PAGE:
There’s a whole range of ways of using music to improve someone’s daily experience. When people have been diagnosed recently and are still living at home they may feel concerned about losing contact with people and there are a variety of local groups available. Whether that’s a participatory music group or a dementia cafe that’s got a music element to it, or it might be working with an orchestra who runs dementia friendly performances. It could be about having a music therapist come and work with you at home if you need that kind of psychological support. We’re also thinking a lot about care settings and how they use music in open spaces or how they might support daily tasks. We know music can be incredibly motivating for people living with dementia. They often experience quite high levels of apathy and agitation, and we know music can counter those two feelings. With care settings, we’re thinking about how you can drop music in at times of day and in ways that can really help to improve someone’s experience of their day.
In my role I’m involved with everything from helping an individual care home to think about what it is they’re doing with music and how they can increase it, right through to informing policy and influencing various different sectors involved with supporting people with dementia. The other thing I feel very fortunate to be doing is drawing people together. We know there’s a huge range of excellent work going on out there but not everyone is aware of each other’s work. I might speak to someone this afternoon doing excellent work in Devon, but that work in Devon is looking very similar to some work in Cumbria so I might connect them up so they can share best practice and think about how they can offer each other support. Equally there might be someone next door in Devon who is doing something very similar and they could be signposting people between their services and sharing resources.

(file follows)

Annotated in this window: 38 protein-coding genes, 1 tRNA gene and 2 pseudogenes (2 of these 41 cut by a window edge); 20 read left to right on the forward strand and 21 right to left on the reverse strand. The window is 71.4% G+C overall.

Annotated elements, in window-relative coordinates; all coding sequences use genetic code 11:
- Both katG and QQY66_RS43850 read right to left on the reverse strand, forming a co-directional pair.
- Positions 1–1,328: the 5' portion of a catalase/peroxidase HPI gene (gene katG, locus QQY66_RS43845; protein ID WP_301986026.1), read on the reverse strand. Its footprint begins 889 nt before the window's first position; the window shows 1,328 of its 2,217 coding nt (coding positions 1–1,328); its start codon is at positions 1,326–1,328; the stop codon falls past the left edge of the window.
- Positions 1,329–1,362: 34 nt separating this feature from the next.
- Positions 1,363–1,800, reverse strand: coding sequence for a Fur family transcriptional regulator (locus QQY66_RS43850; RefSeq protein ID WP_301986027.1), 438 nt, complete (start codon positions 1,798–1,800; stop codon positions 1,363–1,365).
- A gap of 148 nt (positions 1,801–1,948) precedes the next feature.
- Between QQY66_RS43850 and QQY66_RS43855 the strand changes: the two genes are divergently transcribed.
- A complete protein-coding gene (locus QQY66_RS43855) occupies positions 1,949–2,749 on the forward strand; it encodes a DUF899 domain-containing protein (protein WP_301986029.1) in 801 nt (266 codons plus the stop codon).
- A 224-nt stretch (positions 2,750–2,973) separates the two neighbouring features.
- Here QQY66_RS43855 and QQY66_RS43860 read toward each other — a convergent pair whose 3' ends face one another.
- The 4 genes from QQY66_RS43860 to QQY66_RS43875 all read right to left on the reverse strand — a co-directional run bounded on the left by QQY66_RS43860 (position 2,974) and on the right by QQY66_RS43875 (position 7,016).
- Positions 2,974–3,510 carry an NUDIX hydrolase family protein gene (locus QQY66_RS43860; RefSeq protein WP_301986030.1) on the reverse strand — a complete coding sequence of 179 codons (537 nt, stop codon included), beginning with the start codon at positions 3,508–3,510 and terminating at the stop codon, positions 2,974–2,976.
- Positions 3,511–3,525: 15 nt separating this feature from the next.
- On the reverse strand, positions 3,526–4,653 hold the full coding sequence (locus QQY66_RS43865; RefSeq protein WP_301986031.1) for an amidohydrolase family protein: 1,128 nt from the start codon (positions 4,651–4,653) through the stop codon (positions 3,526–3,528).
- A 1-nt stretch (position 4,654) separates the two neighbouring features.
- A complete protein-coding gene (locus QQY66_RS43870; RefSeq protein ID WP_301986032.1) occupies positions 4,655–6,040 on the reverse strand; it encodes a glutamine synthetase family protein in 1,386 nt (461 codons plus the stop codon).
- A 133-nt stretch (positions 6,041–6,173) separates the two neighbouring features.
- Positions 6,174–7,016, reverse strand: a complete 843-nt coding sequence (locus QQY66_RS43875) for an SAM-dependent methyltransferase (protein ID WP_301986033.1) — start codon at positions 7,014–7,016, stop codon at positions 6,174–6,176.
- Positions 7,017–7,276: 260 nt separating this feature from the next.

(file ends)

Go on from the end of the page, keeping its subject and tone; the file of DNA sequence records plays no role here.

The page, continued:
I’m also managing the PR campaign and do a lot of liaison with our ambassador Lauren Laverne, presenter of BBC Radio 6 Music’s Breakfast Show and current presenter of BBC Radio 4’s Desert Island Discs. We know Lauren’s an incredibly passionate advocate for the power of music and felt she was a perfect fit for us. When we approached her she very quickly came back and said she’d love to be involved. We feel very honoured to have her as the face of our campaign. With all the experience she brings as a musician, but also in her radio roles, she has the respect of many people not least in the music industry. We need people to get behind the campaign and understand the power of music for people living with dementia… she beautifully articulates why music is so important.
We’ve got a huge awareness-raising campaign, a website with a great deal of information, resources and tools people can use. We know there’s lots of information out there but it’s located in lots of different places. We’re sharing this very broadly with sectors, encouraging colleagues to share their resources and findings, so people are kept up to date with the latest research, practice and evidence.
The other thing we’re doing is trying to connect people locally. In September we launched an online musical map, which allows people to type in their postcode and view at a glance all the dementia-focused musical provision in their area. These musical choices range from singing groups, choirs, music therapists to relaxed live musical performances. This is a really powerful tool and we hope people will start talking to each other, as well as helping us spot gaps in provision.
The reaction to the campaign so far has been overwhelmingly positive. People seem so grateful and people who have got in touch have told us about the difference music has made to their lives. There’s lots of people out there doing this brilliant work and they’re really excited to get behind a shared vision and message. If we speak together on this then we’re much more likely to bring about change in dementia care where music has this fundamental, central role.
For more information on Music For Dementia 2020 visit www.musicfordementia2020.com